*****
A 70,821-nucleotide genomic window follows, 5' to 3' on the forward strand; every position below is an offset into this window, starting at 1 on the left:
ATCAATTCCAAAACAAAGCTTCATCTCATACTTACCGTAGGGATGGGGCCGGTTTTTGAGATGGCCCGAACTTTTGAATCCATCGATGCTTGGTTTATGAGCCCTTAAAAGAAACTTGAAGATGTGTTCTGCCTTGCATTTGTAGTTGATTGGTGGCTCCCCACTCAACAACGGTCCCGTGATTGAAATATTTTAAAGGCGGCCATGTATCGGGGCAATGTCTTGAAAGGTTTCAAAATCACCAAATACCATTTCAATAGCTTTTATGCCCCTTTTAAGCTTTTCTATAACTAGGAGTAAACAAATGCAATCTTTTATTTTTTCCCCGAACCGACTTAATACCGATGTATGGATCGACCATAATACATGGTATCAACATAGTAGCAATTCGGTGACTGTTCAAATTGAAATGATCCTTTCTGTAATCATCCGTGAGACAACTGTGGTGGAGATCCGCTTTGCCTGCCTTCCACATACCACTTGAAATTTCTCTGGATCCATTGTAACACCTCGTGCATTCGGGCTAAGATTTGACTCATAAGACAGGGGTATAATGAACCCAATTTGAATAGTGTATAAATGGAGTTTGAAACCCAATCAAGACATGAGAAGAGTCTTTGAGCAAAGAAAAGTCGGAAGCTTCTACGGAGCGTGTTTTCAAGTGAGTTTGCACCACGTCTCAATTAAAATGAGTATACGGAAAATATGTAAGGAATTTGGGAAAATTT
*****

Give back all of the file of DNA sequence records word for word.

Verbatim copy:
A 70,821-nucleotide genomic window follows, 5' to 3' on the forward strand; every position below is an offset into this window, starting at 1 on the left:
ATCAATTCCAAAACAAAGCTTCATCTCATACTTACCGTAGGGATGGGGCCGGTTTTTGAGATGGCCCGAACTTTTGAATCCATCGATGCTTGGTTTATGAGCCCTTAAAAGAAACTTGAAGATGTGTTCTGCCTTGCATTTGTAGTTGATTGGTGGCTCCCCACTCAACAACGGTCCCGTGATTGAAATATTTTAAAGGCGGCCATGTATCGGGGCAATGTCTTGAAAGGTTTCAAAATCACCAAATACCATTTCAATAGCTTTTATGCCCCTTTTAAGCTTTTCTATAACTAGGAGTAAACAAATGCAATCTTTTATTTTTTCCCCGAACCGACTTAATACCGATGTATGGATCGACCATAATACATGGTATCAACATAGTAGCAATTCGGTGACTGTTCAAATTGAAATGATCCTTTCTGTAATCATCCGTGAGACAACTGTGGTGGAGATCCGCTTTGCCTGCCTTCCACATACCACTTGAAATTTCTCTGGATCCATTGTAACACCTCGTGCATTCGGGCTAAGATTTGACTCATAAGACAGGGGTATAATGAACCCAATTTGAATAGTGTATAAATGGAGTTTGAAACCCAATCAAGACATGAGAAGAGTCTTTGAGCAAAGAAAAGTCGGAAGCTTCTACGGAGCGTGTTTTCAAGTGAGTTTGCACCACGTCTCAATTAAAATGAGTATACGGAAAATATGTAAGGAATTTGGGAAAATTT